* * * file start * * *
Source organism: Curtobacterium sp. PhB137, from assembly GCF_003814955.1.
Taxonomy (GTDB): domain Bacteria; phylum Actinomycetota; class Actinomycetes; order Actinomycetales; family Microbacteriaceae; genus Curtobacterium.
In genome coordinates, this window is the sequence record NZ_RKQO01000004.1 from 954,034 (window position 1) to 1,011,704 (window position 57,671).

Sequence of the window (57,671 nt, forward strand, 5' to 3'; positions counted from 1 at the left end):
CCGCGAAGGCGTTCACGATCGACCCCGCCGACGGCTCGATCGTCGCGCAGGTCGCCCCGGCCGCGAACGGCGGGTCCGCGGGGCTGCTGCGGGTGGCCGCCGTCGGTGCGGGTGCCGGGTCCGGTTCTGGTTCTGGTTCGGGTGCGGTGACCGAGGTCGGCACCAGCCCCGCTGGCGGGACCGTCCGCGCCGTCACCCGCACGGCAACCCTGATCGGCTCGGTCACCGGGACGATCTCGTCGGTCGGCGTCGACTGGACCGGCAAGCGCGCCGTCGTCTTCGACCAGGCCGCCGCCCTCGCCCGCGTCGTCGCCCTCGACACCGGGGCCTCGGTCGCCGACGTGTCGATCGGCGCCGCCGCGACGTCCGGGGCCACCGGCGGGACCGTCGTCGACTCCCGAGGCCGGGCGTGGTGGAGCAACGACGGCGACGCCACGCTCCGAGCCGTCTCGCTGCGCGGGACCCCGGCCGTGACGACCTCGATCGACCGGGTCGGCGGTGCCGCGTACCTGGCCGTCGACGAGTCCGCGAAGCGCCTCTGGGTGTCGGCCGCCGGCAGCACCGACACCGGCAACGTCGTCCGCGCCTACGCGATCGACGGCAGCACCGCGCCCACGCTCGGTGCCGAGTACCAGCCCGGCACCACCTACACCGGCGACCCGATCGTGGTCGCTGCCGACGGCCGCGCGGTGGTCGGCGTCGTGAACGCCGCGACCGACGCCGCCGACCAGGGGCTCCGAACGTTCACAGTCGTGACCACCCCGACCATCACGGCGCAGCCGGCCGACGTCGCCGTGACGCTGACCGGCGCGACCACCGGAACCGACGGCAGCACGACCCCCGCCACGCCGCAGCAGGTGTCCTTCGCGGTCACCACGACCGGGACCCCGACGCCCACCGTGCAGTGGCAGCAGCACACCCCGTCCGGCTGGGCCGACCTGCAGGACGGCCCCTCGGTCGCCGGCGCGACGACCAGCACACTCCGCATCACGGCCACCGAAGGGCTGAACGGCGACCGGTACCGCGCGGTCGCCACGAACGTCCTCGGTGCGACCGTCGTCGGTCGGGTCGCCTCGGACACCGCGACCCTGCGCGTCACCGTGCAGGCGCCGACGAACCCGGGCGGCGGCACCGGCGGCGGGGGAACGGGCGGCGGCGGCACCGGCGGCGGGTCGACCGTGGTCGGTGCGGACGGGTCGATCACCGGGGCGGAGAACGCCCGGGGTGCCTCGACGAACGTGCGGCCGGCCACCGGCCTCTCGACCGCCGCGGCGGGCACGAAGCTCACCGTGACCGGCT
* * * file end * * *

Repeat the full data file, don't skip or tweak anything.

Source organism: Curtobacterium sp. PhB137, from assembly GCF_003814955.1.
Taxonomy (GTDB): domain Bacteria; phylum Actinomycetota; class Actinomycetes; order Actinomycetales; family Microbacteriaceae; genus Curtobacterium.
In genome coordinates, this window is the sequence record NZ_RKQO01000004.1 from 954,034 (window position 1) to 1,011,704 (window position 57,671).

Sequence of the window (57,671 nt, forward strand, 5' to 3'; positions counted from 1 at the left end):
CCGCGAAGGCGTTCACGATCGACCCCGCCGACGGCTCGATCGTCGCGCAGGTCGCCCCGGCCGCGAACGGCGGGTCCGCGGGGCTGCTGCGGGTGGCCGCCGTCGGTGCGGGTGCCGGGTCCGGTTCTGGTTCTGGTTCGGGTGCGGTGACCGAGGTCGGCACCAGCCCCGCTGGCGGGACCGTCCGCGCCGTCACCCGCACGGCAACCCTGATCGGCTCGGTCACCGGGACGATCTCGTCGGTCGGCGTCGACTGGACCGGCAAGCGCGCCGTCGTCTTCGACCAGGCCGCCGCCCTCGCCCGCGTCGTCGCCCTCGACACCGGGGCCTCGGTCGCCGACGTGTCGATCGGCGCCGCCGCGACGTCCGGGGCCACCGGCGGGACCGTCGTCGACTCCCGAGGCCGGGCGTGGTGGAGCAACGACGGCGACGCCACGCTCCGAGCCGTCTCGCTGCGCGGGACCCCGGCCGTGACGACCTCGATCGACCGGGTCGGCGGTGCCGCGTACCTGGCCGTCGACGAGTCCGCGAAGCGCCTCTGGGTGTCGGCCGCCGGCAGCACCGACACCGGCAACGTCGTCCGCGCCTACGCGATCGACGGCAGCACCGCGCCCACGCTCGGTGCCGAGTACCAGCCCGGCACCACCTACACCGGCGACCCGATCGTGGTCGCTGCCGACGGCCGCGCGGTGGTCGGCGTCGTGAACGCCGCGACCGACGCCGCCGACCAGGGGCTCCGAACGTTCACAGTCGTGACCACCCCGACCATCACGGCGCAGCCGGCCGACGTCGCCGTGACGCTGACCGGCGCGACCACCGGAACCGACGGCAGCACGACCCCCGCCACGCCGCAGCAGGTGTCCTTCGCGGTCACCACGACCGGGACCCCGACGCCCACCGTGCAGTGGCAGCAGCACACCCCGTCCGGCTGGGCCGACCTGCAGGACGGCCCCTCGGTCGCCGGCGCGACGACCAGCACACTCCGCATCACGGCCACCGAAGGGCTGAACGGCGACCGGTACCGCGCGGTCGCCACGAACGTCCTCGGTGCGACCGTCGTCGGTCGGGTCGCCTCGGACACCGCGACCCTGCGCGTCACCGTGCAGGCGCCGACGAACCCGGGCGGCGGCACCGGCGGCGGGGGAACGGGCGGCGGCGGCACCGGCGGCGGGTCGACCGTGGTCGGTGCGGACGGGTCGATCACCGGGGCGGAGAACGCCCGGGGTGCCTCGACGAACGTGCGGCCGGCCACCGGCCTCTCGACCGCCGCGGCGGGCACGAAGCTCACCGTGACCGGCT